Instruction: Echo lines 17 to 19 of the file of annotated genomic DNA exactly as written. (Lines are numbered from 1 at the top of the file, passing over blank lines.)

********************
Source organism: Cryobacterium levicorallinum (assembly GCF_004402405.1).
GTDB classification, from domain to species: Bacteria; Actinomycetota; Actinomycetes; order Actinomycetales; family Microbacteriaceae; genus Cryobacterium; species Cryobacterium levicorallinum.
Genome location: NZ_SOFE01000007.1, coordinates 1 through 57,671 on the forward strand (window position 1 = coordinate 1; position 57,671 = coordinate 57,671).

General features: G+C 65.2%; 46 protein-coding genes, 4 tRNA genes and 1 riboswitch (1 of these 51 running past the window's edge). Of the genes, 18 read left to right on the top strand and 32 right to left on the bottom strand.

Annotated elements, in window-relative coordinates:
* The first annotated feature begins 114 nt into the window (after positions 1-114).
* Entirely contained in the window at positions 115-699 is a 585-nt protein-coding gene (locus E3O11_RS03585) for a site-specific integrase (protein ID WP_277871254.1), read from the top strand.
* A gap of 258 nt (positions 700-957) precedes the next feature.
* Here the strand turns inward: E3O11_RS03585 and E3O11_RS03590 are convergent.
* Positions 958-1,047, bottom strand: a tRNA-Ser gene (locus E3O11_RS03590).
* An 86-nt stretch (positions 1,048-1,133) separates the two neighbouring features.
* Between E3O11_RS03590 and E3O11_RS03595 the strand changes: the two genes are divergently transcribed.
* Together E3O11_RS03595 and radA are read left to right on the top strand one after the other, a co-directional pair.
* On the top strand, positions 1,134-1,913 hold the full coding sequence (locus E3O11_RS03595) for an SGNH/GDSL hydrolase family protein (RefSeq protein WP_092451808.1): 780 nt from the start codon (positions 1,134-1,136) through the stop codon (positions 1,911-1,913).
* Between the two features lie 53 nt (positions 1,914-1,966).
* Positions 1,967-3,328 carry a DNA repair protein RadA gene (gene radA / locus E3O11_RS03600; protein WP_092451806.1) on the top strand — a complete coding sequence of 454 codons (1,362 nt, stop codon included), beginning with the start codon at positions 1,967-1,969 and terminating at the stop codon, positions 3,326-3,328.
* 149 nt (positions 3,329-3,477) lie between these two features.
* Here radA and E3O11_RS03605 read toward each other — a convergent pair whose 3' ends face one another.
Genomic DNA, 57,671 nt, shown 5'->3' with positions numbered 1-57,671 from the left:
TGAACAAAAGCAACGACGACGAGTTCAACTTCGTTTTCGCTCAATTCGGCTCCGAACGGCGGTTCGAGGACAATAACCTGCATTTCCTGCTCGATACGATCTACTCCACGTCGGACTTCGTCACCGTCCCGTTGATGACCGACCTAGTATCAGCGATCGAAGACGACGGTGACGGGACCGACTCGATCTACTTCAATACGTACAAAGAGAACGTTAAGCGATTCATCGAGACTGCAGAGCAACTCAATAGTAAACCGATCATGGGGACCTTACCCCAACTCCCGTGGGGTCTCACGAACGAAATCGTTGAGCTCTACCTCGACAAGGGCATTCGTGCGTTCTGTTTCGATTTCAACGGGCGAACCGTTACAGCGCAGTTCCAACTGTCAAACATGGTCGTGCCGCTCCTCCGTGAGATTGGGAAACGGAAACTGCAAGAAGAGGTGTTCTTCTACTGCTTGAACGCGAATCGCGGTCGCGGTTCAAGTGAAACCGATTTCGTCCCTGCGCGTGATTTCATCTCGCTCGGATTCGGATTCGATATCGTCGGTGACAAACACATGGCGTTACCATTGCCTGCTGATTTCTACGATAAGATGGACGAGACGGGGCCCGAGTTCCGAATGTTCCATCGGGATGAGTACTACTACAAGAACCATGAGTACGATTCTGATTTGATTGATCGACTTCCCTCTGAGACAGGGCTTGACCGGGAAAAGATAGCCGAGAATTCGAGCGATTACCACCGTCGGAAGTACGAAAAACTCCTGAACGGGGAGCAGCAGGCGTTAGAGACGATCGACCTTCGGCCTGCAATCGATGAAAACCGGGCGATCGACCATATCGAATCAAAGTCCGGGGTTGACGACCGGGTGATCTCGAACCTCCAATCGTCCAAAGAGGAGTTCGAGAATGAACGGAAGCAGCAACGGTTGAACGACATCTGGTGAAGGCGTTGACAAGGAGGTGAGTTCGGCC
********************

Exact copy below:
* 149 nt (positions 3,329-3,477) lie between these two features.
* Here radA and E3O11_RS03605 read toward each other — a convergent pair whose 3' ends face one another.
Genomic DNA, 57,671 nt, shown 5'->3' with positions numbered 1-57,671 from the left: